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Administrative data

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Description of key information

Key value for chemical safety assessment

Additional information

A summary of data on toxico-kinetics, metabolism and distribution is presented in Section 4.1.2.1 of the EU-RAR (2001, page 44ff).

Studies in animals

In vivo studies

The key study for this endpoint is identical to the one selected in EU RAR (see robust study summary in IUCLID Section 7.1.1). However, the study is presented in IUCLID data set under name CMA (Chemical Manufactures Association), while EU RAR cited the name of the performing laboratory.

The metabolism, disposition and pharmacokinetics of cumene has been investigated in detail in F-344 rats. Oral, iv and inhalation exposure were investigated. Investigation on each exposure route has been presented in one robust study summary. For human risk assessment exposure via inhalation route is considered to be the most relevant route.

After inhalation exposure cumene is absorbed rapidly and to about 100%. Concentrations in blood reached maximal levels at the end of a 6h exposure. After 6h exposure was terminated and excretion was investigated. After 24h the majority of cumene was excreted (~80%) and was excreted nearly completely after 72h (~95%). The predominant route of excretion was found to be urine with about 75 to 95 %.

Cumene is subject to metabolism. The major metabolite found in urine was 2-phenyl-2-propanol and its glucuronide and/or sulphate conjugates.

Other urinary metabolites are 2-phenylpropane-1,2-diol and 2-phenylpropionic acid. Very similar toxicokinetics are observed when single and repeated oral dose animal studies are compared.

There are some other studies presented in the EU RAR, which support the findings in the key studies, but are not presented here in detail. Percutaneous penetration of cumene has been described to occur at a rate similar to that obtained for benzene, toluene and p-xylene. Metabolism in rats (administered by gavage) revealed that 40% of the dose were metabolized to 2-phenylpropan-2-ol and 25% each to 2-phenylpropan-1-ol and alpha-phenylpropionic acid. Excretion of a single dose in rats were investigated but reported only as mmol SH/mol creatinine.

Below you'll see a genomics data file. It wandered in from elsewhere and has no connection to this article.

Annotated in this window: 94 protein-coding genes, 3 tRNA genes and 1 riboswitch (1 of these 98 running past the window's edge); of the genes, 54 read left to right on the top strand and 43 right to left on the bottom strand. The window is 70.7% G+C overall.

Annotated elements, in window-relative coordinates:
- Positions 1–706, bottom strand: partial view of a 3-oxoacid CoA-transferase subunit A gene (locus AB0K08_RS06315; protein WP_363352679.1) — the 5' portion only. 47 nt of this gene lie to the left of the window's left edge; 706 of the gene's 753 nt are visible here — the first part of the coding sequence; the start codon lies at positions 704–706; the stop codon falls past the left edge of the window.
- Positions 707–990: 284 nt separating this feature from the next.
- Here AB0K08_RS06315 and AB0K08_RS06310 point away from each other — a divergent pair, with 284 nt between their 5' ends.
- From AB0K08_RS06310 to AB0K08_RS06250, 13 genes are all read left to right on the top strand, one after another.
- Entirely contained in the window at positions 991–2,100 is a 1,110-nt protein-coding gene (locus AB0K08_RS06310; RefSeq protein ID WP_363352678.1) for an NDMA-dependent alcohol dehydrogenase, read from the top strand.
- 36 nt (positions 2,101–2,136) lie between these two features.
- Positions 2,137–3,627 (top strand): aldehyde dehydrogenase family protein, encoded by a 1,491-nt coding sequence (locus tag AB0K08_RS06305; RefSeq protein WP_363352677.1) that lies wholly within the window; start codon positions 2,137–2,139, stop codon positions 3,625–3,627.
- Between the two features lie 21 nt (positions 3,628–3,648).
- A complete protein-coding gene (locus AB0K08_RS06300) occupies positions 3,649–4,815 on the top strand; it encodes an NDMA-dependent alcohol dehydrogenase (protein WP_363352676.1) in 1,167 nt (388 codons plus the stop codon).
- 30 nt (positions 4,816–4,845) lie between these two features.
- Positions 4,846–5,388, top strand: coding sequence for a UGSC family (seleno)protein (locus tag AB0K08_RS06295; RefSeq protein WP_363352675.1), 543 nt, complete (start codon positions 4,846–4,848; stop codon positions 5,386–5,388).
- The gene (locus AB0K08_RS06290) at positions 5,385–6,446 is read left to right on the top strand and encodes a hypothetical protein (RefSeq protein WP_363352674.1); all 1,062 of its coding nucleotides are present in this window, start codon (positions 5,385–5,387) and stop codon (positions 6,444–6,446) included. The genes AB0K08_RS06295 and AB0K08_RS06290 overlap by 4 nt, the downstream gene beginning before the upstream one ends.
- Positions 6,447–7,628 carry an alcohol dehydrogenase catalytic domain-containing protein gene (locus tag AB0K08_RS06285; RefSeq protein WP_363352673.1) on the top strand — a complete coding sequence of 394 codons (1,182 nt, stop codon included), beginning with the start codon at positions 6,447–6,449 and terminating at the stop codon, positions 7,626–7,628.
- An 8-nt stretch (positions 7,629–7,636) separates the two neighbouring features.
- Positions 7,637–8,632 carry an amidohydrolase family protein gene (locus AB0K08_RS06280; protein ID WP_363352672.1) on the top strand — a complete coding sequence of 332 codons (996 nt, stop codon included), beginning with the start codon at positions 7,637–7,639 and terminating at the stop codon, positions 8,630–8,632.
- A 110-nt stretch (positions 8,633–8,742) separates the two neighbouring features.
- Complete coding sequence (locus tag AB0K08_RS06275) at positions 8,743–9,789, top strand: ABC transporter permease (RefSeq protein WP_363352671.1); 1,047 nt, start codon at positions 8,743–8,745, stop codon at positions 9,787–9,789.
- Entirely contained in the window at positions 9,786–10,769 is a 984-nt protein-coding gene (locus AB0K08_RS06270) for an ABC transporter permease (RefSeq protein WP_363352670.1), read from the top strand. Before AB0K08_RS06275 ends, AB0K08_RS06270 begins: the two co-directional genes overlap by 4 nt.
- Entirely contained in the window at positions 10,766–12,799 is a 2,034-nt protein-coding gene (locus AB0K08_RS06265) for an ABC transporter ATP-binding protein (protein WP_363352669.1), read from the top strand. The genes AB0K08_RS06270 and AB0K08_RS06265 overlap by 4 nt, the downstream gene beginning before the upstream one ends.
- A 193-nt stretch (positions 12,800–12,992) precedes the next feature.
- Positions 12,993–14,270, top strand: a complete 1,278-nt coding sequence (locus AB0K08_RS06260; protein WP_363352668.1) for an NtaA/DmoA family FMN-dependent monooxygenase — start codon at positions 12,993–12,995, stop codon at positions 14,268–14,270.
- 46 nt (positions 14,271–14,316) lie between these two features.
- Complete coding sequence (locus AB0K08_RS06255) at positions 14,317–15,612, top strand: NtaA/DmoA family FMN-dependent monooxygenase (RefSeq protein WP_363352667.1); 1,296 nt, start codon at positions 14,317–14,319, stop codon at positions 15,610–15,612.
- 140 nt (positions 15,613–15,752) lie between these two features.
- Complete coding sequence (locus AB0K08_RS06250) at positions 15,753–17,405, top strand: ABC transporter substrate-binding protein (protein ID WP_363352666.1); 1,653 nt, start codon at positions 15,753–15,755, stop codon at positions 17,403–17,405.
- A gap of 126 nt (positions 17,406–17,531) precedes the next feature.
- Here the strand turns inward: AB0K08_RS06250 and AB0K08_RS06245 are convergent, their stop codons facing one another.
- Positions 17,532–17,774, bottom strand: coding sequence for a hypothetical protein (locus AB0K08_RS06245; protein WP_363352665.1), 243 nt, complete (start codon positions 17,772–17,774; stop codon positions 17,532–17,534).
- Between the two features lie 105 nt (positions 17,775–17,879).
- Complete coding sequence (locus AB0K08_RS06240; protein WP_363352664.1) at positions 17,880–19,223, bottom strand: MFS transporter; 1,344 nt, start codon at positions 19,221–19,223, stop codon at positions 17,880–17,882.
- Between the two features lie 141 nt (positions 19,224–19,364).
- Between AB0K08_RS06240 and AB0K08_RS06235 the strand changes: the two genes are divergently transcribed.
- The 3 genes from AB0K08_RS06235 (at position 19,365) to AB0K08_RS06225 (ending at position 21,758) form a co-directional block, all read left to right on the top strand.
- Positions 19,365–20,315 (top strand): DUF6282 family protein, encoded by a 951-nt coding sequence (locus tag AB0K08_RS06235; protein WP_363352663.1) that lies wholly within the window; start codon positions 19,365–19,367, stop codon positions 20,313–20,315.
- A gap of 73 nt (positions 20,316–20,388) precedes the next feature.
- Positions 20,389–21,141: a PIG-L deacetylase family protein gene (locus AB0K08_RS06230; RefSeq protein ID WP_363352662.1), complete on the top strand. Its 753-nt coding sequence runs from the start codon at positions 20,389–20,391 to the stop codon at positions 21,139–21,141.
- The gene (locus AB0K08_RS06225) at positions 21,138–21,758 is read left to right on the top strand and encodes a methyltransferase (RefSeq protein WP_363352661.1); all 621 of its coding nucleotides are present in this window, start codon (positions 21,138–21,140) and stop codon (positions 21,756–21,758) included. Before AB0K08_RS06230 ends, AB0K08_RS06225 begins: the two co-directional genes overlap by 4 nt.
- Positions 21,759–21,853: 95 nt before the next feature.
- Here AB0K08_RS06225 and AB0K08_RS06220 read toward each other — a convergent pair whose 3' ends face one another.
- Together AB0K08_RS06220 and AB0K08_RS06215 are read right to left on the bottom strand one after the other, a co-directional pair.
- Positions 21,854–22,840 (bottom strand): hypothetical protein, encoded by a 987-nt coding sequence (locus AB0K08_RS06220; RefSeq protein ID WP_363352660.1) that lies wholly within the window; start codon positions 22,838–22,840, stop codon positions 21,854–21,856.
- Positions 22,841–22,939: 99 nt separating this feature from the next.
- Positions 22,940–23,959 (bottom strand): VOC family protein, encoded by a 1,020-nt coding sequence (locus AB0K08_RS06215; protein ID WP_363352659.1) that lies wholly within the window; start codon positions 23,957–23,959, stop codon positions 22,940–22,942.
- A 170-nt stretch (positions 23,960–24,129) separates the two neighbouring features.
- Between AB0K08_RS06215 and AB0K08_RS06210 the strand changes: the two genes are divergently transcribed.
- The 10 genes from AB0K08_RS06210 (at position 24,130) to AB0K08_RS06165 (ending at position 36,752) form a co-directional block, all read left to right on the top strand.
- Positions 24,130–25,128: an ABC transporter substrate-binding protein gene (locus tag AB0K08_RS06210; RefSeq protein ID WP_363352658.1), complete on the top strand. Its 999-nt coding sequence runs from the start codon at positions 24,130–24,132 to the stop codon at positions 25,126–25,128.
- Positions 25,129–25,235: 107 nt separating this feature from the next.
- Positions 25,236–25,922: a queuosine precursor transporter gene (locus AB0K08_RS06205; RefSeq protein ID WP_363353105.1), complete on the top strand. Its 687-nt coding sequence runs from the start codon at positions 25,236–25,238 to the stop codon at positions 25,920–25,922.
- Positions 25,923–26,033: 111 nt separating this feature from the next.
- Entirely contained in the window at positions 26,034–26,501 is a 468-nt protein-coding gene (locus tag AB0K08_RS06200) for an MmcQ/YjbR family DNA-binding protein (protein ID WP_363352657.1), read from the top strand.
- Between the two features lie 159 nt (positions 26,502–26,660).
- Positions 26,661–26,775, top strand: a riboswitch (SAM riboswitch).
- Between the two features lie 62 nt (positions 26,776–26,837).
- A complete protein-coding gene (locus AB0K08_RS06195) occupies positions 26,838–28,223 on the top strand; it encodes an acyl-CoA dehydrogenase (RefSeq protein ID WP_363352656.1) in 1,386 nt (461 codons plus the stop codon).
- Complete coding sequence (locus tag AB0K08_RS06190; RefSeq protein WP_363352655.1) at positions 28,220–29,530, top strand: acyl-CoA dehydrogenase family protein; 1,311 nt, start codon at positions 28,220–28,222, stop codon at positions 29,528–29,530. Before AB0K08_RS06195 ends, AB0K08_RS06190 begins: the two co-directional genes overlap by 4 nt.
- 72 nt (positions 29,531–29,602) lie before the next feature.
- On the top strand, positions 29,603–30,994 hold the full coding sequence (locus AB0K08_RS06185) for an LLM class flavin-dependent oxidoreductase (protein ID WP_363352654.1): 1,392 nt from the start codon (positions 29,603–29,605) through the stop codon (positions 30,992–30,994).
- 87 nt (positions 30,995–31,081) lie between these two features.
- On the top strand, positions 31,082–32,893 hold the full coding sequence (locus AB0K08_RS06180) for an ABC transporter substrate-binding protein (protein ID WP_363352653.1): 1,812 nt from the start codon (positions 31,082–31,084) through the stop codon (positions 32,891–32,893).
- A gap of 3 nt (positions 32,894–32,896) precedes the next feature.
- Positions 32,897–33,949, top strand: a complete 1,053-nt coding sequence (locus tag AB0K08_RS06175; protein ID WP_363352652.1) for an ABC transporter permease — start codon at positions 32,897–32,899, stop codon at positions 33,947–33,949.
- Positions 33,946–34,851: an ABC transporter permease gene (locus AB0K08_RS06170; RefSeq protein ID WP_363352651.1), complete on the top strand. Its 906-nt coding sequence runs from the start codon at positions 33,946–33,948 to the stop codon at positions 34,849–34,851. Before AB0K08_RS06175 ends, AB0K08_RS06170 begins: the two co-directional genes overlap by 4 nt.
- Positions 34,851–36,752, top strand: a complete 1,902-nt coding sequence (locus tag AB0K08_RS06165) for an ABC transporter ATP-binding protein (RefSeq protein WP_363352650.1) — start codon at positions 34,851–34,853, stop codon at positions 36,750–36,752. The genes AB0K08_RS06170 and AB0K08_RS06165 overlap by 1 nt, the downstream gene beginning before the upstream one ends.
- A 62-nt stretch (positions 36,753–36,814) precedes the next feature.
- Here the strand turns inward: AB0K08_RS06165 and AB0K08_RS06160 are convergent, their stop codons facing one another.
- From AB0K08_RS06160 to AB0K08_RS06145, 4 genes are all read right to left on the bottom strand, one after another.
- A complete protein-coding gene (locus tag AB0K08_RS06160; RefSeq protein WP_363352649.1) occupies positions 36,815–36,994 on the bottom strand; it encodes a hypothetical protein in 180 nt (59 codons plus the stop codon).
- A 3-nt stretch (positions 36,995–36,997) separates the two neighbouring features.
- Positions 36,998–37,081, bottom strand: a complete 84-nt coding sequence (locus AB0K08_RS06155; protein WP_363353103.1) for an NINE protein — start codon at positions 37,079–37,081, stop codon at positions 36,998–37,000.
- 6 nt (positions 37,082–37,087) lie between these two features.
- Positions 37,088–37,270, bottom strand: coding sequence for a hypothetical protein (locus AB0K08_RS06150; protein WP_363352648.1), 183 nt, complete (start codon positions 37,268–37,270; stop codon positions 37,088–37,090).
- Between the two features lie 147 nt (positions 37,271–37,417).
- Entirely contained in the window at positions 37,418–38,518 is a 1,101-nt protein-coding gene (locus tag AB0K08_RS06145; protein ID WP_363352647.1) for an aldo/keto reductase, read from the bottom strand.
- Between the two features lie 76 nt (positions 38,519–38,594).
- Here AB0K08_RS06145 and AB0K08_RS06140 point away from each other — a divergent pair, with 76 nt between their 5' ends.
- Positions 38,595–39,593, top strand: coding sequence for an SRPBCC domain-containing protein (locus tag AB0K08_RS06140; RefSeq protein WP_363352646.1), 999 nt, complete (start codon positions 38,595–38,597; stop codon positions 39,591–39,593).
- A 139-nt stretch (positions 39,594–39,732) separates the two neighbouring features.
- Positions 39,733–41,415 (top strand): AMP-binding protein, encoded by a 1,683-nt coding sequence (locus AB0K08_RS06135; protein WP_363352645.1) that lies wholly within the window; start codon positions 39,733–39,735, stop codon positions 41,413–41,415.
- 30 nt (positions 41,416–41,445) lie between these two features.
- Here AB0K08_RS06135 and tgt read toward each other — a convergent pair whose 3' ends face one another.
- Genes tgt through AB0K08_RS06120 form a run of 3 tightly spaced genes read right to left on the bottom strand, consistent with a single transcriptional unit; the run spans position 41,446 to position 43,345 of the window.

In vitro studies showed that rabbit liver soluble enzyme fraction metabolises cumene to 2-phenylpropan-1-ol, 2-phenylpropan-2-ol and 2-phenylpropionic acid. Cumene is able to inhibit Cytochrome P-450 dependent monooxygenases. Mean rates of in vitro metabolism of cumene have been reported to be in the range of 10 to 20 μg/min in rat liver and lung.

For investigations in humans the study of Senczuk and Litewka (1976) has been presented in detail. Absorption of cumene and the excretion of dimethylphenylcarbinol (2-phenylpropan-2-ol) has been investigated in human volunteers after head-only exposure. Retention of cumene in lungs during exposure decreased from 64% at 0.5 h of exposure to 45% at the end of each exposure. Maximum excretion of dimethylphenylcarbinol was observed after 6-8 h of exposure, diminishing after cessation of exposure approaching zero after 48 h. The average percentage yield of the conversion of cumene into 2-phenylpropan-2-ol was 35%.

Other studies in human reported that cumene has been reported to be associated with human metabolism and found as an organic constituent present in expired air of non-smoking normal healthy urban (man and women) population at low ng/L-level.

Cumene was also detected in the alveolar air, blood and urine of Italian blood donors, hospital employees and chemical workers from a benzene manufacturing plant.

For further information on these studies it is referred to the EU RAR.